Song Of The Day by Eric Berman – The Jukebox Series #18 – Richard Harris: “MacArthur Park” b/w “Didn’t We” – Dunhill 45 RPM Single D-4134 (O2/P2)







Song Of The Day by Eric Berman – The Jukebox Series #18 – Richard Harris: “MacArthur Park” b/w “Didn’t We” – Dunhill 45 RPM Single D-4134 (O2/P2)

“The Jukebox Series” focuses on the 80 records that inhabit my 1963 Seeburg LPC1 jukebox. I’ve had my jukebox (or as I like to call it “the prehistoric iPod”) for a little over twelve years and in that time I’d like to think that I’ve perfected the mix of 45s within.

Along with Glen Campbell and Art Garfunkel, Richard Harris was one of a handful of great interpreters of the songs of Jim Webb. When he wasn’t acting in films like A Man Called Horse, Camelot and, of course playing the part of Albus Dumbledore in the first few Harry Potter films, he made records. While most of his records were dreadful, his first album of Jim Webb songs called A Tramp Shining was a winner, including today’s jukebox classic “MacArthur Park.”

Who knows what was really going on in songwriter Jimmy Webb’s mind when he wrote the somewhat nonsensical lyrics to this song, but one thing for sure is that it is a classic brought to the upper regions of the charts not once, but twice.

The song has its roots in a twenty minute cantata that Webb wrote that ended with “MacArthur Park.” When the cantata was offered to producer Bones Howe for The Association to record, the group declined because they didn’t want to give up that big a chunk of their album to such a long track.

The inspiration for the song came from a breakup between Jim Webb and Susan Horton who worked across the street from MacArthur Park in the Westlake neighborhood of Los Angeles where the two would meet for lunch. The very same relationship also spawned Webb’s song “By The Time I Get To Phoenix.”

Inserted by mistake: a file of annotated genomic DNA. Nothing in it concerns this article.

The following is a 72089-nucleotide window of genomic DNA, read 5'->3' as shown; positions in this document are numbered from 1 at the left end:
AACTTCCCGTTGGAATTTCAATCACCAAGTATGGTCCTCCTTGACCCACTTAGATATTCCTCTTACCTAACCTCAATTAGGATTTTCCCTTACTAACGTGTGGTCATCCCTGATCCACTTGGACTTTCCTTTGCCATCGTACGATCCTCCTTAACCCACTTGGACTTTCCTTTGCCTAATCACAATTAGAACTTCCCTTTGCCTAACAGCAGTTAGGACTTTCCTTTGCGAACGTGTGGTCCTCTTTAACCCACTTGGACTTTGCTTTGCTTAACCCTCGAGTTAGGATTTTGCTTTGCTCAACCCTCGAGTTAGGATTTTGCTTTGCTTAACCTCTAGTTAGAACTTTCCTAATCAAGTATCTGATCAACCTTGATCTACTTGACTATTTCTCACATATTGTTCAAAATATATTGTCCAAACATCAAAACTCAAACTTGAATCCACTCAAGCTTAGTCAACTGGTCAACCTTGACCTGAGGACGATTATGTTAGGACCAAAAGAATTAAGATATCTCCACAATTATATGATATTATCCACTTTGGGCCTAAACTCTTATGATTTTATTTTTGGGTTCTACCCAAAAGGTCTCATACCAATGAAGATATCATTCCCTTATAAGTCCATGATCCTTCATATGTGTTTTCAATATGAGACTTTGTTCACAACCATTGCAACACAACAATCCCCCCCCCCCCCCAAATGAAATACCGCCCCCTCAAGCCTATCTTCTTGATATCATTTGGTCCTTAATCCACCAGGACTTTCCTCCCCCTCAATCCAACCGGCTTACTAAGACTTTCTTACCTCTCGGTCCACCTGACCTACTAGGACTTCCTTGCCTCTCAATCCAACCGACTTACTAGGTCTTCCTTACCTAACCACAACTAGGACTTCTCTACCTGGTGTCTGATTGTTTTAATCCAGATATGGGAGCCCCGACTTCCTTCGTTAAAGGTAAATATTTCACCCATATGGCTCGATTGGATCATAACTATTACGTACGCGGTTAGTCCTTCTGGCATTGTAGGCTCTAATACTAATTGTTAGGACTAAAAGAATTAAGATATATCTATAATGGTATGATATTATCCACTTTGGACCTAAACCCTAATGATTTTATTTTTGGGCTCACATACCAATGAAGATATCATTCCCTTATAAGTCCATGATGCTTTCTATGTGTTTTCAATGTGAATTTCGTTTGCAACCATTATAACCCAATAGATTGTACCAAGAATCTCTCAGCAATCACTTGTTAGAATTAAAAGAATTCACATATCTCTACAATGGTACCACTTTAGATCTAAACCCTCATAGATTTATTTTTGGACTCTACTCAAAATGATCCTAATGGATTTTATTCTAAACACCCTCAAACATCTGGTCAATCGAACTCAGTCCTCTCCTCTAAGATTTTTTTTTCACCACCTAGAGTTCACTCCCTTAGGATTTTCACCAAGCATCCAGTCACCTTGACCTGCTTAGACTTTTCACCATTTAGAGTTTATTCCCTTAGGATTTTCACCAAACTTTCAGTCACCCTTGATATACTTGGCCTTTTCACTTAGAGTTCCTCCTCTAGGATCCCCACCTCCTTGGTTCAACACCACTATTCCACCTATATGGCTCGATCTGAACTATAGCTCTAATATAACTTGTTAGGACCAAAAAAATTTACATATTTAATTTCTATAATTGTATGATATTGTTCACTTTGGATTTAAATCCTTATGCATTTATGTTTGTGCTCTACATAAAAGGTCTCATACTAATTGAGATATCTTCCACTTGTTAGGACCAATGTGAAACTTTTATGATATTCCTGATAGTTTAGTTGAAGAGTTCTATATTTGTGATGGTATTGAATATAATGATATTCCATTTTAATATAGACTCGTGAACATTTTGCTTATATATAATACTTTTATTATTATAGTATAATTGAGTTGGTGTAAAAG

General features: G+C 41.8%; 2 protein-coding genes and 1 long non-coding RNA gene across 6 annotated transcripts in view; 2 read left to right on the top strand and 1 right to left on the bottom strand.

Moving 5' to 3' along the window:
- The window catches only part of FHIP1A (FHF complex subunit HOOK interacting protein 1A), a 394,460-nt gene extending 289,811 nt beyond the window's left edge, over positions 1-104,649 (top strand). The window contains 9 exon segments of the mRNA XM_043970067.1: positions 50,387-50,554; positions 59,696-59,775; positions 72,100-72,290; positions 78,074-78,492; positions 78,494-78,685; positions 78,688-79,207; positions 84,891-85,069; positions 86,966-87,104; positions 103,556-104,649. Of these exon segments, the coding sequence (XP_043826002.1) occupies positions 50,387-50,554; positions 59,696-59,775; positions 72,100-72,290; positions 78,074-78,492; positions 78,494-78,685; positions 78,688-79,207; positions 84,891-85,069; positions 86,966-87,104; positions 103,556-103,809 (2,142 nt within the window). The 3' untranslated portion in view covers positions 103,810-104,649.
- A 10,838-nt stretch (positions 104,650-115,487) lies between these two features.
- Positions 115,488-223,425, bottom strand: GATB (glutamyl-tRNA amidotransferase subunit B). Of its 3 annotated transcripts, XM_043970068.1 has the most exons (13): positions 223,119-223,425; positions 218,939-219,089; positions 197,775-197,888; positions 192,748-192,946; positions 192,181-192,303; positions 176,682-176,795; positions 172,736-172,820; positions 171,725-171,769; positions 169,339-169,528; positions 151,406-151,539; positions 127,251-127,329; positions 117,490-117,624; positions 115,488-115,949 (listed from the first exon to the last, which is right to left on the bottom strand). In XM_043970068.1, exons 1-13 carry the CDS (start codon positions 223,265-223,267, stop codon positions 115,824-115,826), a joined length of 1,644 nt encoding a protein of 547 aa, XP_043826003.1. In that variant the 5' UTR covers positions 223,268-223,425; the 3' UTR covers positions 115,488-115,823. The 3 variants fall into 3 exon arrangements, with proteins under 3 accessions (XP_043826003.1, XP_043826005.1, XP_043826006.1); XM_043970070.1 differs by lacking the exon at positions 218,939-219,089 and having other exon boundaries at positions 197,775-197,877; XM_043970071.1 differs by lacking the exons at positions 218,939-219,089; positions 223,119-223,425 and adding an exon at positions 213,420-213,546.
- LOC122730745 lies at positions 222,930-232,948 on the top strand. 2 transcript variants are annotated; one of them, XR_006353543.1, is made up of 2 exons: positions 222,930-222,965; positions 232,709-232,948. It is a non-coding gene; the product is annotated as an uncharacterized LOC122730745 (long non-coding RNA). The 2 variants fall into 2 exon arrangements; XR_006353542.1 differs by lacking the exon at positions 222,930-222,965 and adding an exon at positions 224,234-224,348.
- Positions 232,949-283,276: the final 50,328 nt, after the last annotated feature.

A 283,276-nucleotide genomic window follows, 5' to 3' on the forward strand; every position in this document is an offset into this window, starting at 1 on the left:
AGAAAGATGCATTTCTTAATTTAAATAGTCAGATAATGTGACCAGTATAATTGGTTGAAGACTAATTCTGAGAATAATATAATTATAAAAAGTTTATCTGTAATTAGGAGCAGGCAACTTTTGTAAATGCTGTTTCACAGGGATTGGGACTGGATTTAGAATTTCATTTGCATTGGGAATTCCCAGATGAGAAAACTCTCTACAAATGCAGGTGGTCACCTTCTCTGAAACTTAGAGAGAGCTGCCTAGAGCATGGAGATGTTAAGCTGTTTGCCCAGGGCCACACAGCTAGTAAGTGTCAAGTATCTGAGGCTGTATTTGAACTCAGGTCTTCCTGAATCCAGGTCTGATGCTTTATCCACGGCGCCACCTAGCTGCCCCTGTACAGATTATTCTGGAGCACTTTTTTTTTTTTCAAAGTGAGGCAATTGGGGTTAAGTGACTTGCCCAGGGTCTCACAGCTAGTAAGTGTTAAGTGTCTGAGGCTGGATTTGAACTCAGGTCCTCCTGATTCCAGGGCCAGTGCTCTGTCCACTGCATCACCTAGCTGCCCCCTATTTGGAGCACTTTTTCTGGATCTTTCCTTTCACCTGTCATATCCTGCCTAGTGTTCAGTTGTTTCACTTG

The “cake in the rain” lyric of the song was recently explained by Colin McCourt who used to work for the publisher of the song. When Webb heard that Susan Horton was getting married in MacArthur Park, he attended the wedding but hid in a gardener’s shed so as not to be noticed by the bride.  It began to pour during the ceremony and Webb saw the wedding cake through the rain running off the roof of the shed and it looked like it was melting.

The track was recorded at Armin Steiner’s Sound Recorders in Hollywood with backing from members of the Wrecking Crew including Hal Blaine on drums, Larry Knechtel on keyboards, Joe Osborn on bass and Mike Deasy on guitar, along with Jim Webb on harpsichord.

During the recording, Webb kept correcting Harris who continually uses the possessive form “MacArthur’s Park” throughout the song. After a while, Webb realized it was futile and let Harris have his way, resulting in many subsequent covers of the song carrying the incorrect possessive form in the lyrics. Like The Beatles’ “Hey Jude,” the single was also one of the longer songs to hit the top-ten of the singles charts during the late 1960s, clocking in at over seven minutes. The song also won a Grammy Award for Best Arrangement for Accompanying Vocalist in 1969.

The single was released in 1968 and reached the number two slot on the charts. It was subsequently covered by artists as diverse as Donna Summer (who took it to the top of the charts in 1978 with her disco version), Frank Sinatra, Waylon Jennings, Liza Minnelli, The 5th Dimension, The Supremes, Justin Hayward (of The Moody Blues), Ferrante & Teicher, Maynard Ferguson, Stan Kenton, Woody Herman and “Weird Al” Yankovic, who parodied it with his version “Jurassic Park.”

The flip of the single, “Didn’t We” was the opening track to A Tramp Shining, Harris’ album of Jim Webb compositions.  Reviewer Bruce Eder had the following to say about this song:  “Harris treaded onto Frank Sinatra territory here, and he did it with a voice not remotely as good or well trained as his, yet he pulled it off by sheer bravado and his ability as an actor, coupled with his vocal talents.” (Allmusic) The song was covered by a whole host of pop vocalists during the sixties and seventies including Frank Sinatra, Barbra Streisand, Thelma Houston, Matt Monroe and Jim Webb.